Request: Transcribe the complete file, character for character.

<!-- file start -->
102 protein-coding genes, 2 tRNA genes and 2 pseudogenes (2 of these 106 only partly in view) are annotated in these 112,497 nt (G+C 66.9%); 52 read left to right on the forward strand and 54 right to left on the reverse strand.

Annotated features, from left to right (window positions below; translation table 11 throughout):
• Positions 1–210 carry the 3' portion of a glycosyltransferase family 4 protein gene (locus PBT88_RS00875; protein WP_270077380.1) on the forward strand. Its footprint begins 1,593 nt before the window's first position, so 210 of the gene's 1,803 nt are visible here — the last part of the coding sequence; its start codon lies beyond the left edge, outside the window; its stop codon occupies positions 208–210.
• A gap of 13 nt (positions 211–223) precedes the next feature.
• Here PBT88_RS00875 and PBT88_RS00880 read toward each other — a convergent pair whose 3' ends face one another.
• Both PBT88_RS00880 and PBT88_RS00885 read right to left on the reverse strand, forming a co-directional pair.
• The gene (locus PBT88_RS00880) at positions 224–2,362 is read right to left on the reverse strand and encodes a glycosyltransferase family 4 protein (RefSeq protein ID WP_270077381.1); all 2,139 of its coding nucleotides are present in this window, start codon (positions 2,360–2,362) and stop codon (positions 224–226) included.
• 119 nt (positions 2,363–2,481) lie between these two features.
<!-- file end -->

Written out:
102 protein-coding genes, 2 tRNA genes and 2 pseudogenes (2 of these 106 only partly in view) are annotated in these 112,497 nt (G+C 66.9%); 52 read left to right on the forward strand and 54 right to left on the reverse strand.

Annotated features, from left to right (window positions below; translation table 11 throughout):
• Positions 1–210 carry the 3' portion of a glycosyltransferase family 4 protein gene (locus PBT88_RS00875; protein WP_270077380.1) on the forward strand. Its footprint begins 1,593 nt before the window's first position, so 210 of the gene's 1,803 nt are visible here — the last part of the coding sequence; its start codon lies beyond the left edge, outside the window; its stop codon occupies positions 208–210.
• A gap of 13 nt (positions 211–223) precedes the next feature.
• Here PBT88_RS00875 and PBT88_RS00880 read toward each other — a convergent pair whose 3' ends face one another.
• Both PBT88_RS00880 and PBT88_RS00885 read right to left on the reverse strand, forming a co-directional pair.
• The gene (locus PBT88_RS00880) at positions 224–2,362 is read right to left on the reverse strand and encodes a glycosyltransferase family 4 protein (RefSeq protein ID WP_270077381.1); all 2,139 of its coding nucleotides are present in this window, start codon (positions 2,360–2,362) and stop codon (positions 224–226) included.
• 119 nt (positions 2,363–2,481) lie between these two features.